The papers included in this chapter offer observations on improvements needed in the design and interpretation of intervention trials; methods that take better advantage of system-level data; possible improvements in analytic tools, sample size, data quality, organization, and processing; and novel techniques that researchers are beginning to use in conjunction with new information, models, and tools.
Citing models from Duke University, The Society of Thoracic Surgeons (STS), and the Food and Drug Administration’s (FDA’s) Critical Path Clinical Trials Transformation Initiative, Robert M. Califf from Duke University discusses opportunities to improve the efficiency of clinical trials and to reduce their exorbitant costs. Innovations in the structure, strategy, conduct, analysis, and reporting of trials promise to make them less expensive, faster, more inclusive, and more responsive to important questions. Particular attention is needed to identify regulations that improve clinical trial quality and eliminate practices that increase costs without an equal return in value. Finally, establishing “envelopes of creativity” in which innovation is encouraged and supported is essential to maximizing the appropriate use of this methodology.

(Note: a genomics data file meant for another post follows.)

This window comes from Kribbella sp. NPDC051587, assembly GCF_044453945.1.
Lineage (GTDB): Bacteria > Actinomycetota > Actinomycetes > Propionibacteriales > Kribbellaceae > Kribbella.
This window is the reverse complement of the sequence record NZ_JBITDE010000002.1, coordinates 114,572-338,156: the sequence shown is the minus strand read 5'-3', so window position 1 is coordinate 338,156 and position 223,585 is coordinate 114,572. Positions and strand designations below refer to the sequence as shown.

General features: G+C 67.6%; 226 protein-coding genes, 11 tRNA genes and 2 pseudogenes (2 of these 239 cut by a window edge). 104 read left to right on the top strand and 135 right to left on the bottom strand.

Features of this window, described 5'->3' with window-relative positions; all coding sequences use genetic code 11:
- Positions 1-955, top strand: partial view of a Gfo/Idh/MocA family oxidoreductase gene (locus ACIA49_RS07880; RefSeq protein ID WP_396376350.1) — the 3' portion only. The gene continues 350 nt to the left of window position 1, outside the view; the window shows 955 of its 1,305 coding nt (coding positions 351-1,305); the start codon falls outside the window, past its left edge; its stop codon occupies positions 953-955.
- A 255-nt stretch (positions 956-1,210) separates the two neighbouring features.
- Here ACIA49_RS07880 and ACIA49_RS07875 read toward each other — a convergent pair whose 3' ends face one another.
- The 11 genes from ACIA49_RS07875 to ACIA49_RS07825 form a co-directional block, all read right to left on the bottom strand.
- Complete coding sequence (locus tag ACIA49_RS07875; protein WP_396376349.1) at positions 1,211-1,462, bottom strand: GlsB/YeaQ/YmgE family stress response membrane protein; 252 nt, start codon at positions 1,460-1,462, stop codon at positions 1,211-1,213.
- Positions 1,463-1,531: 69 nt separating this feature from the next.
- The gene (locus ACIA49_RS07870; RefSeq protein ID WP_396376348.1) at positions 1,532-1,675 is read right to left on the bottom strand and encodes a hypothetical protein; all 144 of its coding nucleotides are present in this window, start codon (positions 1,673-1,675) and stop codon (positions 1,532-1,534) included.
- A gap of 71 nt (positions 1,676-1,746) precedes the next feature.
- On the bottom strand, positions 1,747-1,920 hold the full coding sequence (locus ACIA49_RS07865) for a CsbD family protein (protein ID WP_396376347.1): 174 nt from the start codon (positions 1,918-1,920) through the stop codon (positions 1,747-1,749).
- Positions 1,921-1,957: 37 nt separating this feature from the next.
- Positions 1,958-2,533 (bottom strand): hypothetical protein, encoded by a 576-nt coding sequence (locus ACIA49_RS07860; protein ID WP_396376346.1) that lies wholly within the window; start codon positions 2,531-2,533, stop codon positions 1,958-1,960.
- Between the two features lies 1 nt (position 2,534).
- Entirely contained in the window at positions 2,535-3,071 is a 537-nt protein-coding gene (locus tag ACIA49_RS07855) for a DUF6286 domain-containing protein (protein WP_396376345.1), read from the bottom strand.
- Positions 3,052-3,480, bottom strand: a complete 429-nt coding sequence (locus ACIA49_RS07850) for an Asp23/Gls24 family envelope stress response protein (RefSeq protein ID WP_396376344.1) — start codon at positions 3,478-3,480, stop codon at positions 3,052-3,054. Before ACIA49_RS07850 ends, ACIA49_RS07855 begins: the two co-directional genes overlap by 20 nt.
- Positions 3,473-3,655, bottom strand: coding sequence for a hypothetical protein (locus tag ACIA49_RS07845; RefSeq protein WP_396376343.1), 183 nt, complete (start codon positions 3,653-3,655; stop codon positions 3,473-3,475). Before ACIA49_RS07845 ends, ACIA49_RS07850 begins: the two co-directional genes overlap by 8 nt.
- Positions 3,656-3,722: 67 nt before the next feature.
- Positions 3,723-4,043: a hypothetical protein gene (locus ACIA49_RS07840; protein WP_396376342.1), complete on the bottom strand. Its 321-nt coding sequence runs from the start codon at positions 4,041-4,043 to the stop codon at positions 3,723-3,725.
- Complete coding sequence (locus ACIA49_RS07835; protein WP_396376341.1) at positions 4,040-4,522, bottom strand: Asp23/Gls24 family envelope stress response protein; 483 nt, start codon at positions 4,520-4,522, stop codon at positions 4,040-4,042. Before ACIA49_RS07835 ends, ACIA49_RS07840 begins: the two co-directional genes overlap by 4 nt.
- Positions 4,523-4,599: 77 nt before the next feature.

Confounding is often the biggest issue in effectiveness analyses of large databases. Innovative analytic tools are needed to make the best use of large clinical and administrative databases. Sebastian Schneeweiss from Harvard Medical School observes that instrumental variable analysis is an underused, but promising, approach for effectiveness analyses. Recent developments of note include approaches that exploit the concepts of proxy variables using high-dimensional propensity scores and provider variation in prescribing preference using instrumental variable analysis.
Rejecting any suggestion that “one trial = all trials,” Donald A. Berry from the University of Texas M.D. Anderson Cancer Center makes the case that adaptive and, particularly, Bayesian approaches lend themselves well to synthesizing and combining sources of information, such as meta-analyses, and provide means of modeling and assessing sources of uncertainty appropriately. Therefore, Berry asserts, they are ideally suited for experimental trial design.
Mark S. Roberts of the University of Pittsburgh, representing Archimedes Inc. at the workshop, suggests that physiology-based simulation and predictive models, such as an eponymous model developed at Archimedes, have the potential to augment and enhance knowledge gained from randomized controlled trials (RCTs) and can be used to fill “gaps” that are difficult or impractical to answer using clinical trial methods. Of particular relevance is the potential for these models to perform virtual comparative effectiveness trials.
This chapter concludes with a discussion of the dramatic expansion of information on genetic variation related to common, complex disease and